349 Main Street: The Michael Mahan house
349 Main Street

he earliest recorded deed for this property was in 1858, when the heirs of William L. Way sold it to Franklin A. Risdon, a blacksmith. It was originally part of the land William Babcock bought from Morris F. Sheppard in 1814, and had been acquired by Way, presumably as a rental property, as early as the 1830s.

Cleveland thought Risdon built the place, and he may have done. However, a house was shown on the site on the 1854 wall map of the village as a tenant house. J.W. Randall is shown as the occupant in 1857.

At the time he bought the lot in 1858 Risdon was already living there, and his shop was in the shed to the rear. He sold it in 1862 to James S. Powell, another blacksmith who was the son of John Powell, one of the settlement’s earliest practitioners of this art. Powell sold the lot only two years later to Michael Mahan, yet another blacksmith, whose name was about as often spelled Meehan, so presumably that is how it was pronounced. The family held onto the property until well into the 20th century; his estate sold it to his daughter Julia in 1909, and she was still shown as the occupant in a directory of 1946.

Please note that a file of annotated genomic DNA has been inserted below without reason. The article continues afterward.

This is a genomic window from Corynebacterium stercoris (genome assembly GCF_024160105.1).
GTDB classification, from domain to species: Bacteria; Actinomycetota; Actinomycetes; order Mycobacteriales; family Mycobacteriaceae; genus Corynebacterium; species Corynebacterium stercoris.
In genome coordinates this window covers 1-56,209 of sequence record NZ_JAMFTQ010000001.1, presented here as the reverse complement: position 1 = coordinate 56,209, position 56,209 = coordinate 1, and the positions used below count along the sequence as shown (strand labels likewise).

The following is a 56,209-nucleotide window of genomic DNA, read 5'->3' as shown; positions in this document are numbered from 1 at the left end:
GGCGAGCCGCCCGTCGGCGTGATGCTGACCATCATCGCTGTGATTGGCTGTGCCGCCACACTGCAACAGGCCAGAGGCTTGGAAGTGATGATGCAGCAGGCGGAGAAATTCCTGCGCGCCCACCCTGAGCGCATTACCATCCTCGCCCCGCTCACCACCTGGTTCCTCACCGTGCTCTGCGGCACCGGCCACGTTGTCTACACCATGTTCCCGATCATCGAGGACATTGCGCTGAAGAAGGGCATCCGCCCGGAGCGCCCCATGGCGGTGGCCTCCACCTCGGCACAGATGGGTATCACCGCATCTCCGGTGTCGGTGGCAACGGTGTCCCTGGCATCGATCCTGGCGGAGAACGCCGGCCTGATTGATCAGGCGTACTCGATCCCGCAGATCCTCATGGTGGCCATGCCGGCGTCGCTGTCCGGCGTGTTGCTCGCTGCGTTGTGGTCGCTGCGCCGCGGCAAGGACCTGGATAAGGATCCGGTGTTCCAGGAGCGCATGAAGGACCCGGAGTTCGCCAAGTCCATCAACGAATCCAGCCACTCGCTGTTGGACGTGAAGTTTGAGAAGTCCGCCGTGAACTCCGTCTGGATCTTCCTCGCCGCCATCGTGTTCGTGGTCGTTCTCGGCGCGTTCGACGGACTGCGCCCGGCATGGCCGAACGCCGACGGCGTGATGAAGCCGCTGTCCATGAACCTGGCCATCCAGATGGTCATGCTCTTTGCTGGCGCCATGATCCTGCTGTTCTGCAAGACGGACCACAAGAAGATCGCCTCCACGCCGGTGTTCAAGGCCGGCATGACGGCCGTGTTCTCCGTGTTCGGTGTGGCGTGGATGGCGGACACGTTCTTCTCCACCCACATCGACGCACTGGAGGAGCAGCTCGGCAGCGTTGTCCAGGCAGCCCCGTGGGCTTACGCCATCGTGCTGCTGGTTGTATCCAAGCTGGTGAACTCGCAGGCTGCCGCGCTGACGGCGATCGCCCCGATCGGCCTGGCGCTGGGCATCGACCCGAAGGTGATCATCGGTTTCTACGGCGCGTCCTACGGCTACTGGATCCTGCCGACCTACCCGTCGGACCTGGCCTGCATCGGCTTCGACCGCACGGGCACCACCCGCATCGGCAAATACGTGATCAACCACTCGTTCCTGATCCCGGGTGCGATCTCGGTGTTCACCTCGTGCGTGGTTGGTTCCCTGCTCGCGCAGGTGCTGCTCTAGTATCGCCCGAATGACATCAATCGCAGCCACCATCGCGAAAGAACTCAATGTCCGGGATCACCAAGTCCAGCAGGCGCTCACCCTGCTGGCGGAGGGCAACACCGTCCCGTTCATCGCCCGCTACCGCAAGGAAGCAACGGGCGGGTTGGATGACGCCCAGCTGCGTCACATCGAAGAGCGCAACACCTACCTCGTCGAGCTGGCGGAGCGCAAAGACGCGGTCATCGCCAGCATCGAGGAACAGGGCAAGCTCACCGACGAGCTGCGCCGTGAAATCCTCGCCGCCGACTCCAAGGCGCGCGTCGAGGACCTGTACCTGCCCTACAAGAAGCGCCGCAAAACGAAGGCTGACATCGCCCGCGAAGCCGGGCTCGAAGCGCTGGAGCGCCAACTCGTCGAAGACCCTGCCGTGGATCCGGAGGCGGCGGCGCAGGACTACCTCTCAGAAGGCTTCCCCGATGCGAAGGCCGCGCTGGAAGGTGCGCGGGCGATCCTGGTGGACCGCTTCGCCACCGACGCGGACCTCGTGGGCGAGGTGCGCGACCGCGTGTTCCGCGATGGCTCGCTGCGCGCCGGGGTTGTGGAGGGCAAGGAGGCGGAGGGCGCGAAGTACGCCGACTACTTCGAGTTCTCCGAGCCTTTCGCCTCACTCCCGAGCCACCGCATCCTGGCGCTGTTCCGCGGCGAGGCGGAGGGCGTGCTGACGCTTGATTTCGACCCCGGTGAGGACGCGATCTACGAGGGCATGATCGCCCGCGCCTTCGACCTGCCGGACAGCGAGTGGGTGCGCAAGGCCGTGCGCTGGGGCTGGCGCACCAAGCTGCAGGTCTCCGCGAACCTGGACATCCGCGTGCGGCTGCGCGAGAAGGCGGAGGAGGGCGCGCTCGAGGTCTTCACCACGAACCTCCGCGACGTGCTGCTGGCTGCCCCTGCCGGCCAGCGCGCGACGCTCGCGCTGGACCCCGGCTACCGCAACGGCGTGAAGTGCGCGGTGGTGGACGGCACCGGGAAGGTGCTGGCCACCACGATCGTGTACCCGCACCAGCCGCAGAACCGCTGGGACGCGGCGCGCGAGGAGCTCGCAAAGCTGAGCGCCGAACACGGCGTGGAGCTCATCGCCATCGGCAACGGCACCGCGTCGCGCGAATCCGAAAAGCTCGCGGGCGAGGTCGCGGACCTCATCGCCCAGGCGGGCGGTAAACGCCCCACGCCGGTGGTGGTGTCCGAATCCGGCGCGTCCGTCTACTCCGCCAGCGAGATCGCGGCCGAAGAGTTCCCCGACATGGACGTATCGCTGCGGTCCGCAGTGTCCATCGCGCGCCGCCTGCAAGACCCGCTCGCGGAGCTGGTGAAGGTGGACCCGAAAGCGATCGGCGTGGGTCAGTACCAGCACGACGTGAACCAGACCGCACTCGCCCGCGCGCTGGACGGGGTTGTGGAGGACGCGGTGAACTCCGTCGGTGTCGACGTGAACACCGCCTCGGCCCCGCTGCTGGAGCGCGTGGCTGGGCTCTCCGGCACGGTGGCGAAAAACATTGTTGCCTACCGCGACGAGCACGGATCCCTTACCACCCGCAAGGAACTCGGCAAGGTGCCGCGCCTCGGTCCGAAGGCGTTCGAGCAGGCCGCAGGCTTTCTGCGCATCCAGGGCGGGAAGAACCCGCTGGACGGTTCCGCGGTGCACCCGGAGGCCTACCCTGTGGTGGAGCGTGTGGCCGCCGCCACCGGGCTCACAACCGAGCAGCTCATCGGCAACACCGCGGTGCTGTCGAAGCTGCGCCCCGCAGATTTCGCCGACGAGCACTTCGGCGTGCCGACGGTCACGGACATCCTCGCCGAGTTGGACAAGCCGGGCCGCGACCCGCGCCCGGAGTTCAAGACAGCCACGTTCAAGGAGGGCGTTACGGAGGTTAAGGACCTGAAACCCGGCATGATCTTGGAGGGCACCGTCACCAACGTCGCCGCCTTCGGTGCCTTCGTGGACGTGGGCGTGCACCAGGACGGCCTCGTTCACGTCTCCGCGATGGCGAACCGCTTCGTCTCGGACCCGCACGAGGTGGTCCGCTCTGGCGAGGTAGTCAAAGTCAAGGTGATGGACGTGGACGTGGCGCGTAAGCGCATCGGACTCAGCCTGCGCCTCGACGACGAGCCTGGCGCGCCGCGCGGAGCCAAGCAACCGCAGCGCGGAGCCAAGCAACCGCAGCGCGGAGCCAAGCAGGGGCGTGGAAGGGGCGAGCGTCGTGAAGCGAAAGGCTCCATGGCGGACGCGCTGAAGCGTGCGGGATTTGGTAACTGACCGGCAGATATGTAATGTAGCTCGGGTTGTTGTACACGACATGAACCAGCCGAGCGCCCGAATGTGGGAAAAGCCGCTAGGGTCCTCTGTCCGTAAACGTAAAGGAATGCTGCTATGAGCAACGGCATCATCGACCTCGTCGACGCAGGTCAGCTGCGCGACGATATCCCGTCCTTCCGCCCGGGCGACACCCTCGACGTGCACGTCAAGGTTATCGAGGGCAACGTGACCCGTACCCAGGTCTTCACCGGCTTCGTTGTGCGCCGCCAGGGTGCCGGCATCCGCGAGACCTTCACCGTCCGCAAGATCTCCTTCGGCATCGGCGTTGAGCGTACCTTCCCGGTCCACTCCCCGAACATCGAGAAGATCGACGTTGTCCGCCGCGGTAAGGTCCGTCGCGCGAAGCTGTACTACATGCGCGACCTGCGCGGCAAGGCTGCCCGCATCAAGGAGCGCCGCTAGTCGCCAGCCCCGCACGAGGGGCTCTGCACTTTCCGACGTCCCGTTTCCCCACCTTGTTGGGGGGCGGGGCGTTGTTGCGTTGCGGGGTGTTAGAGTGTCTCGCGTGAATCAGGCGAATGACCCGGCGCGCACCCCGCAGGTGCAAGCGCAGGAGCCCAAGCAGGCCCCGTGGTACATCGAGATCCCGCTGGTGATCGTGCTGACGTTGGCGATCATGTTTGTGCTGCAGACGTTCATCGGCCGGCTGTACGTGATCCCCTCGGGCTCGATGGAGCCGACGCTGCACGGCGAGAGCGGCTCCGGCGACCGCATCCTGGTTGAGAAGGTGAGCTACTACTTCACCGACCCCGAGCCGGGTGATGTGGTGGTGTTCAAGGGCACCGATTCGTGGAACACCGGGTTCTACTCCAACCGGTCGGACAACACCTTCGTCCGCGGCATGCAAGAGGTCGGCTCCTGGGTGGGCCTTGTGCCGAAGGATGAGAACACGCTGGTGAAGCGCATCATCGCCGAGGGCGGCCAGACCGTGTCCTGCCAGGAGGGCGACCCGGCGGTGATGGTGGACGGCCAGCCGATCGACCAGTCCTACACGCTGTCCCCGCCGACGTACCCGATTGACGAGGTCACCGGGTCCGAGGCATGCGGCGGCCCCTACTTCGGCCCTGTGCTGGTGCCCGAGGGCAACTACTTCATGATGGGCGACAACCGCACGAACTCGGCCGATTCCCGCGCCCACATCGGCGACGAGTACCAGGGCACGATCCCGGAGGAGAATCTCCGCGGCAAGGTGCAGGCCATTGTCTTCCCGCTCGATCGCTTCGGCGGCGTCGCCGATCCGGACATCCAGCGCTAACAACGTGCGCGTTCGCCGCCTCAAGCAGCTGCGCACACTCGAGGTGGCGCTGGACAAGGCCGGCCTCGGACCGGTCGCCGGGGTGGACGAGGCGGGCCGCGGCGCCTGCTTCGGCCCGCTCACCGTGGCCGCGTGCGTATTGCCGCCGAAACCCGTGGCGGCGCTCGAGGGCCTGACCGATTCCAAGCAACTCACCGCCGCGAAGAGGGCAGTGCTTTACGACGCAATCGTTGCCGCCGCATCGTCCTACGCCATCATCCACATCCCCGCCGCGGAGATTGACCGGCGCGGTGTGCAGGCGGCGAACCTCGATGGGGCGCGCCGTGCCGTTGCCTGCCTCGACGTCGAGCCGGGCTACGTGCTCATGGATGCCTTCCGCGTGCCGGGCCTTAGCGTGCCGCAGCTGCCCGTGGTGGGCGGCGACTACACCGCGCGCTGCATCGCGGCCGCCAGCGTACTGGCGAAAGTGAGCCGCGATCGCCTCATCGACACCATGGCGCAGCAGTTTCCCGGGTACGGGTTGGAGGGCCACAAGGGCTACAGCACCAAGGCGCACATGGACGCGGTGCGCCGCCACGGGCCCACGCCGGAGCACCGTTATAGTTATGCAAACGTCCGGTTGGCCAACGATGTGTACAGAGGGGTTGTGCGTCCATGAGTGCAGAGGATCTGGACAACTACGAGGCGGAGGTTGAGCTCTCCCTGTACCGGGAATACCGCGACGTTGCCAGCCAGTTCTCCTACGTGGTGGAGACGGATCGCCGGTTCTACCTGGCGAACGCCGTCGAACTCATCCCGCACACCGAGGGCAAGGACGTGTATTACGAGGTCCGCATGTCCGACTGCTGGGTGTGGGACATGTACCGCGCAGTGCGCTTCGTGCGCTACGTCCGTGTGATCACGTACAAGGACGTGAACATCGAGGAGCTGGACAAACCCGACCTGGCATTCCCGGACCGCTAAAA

This was a very handy venue for a man working for the carriage works on the corner, or for its predecessors and rivals, as was true of many of the people in the neighborhood once the factory was started in the 1820s.

349 Main Street



Above right: The Michael Mahan house, built about 1858, probably by Franklin Risdon (who was, like Mahan after him, a blacksmith). The structure avoids the familiar architectural styles of the period, being utilitarian in origin. The back part was originally the shop of the various iron workers who lived here. The portico is a 20th-century addition.

Near right: Another view of the same house from a different angle. From a photograph in the collection of the Oliver House Museum.

People related to this lot and structure:

    Abraham Wagener
    Morris F. Sheppard
    William Babcock
    The Powells
    The Ways

Related history: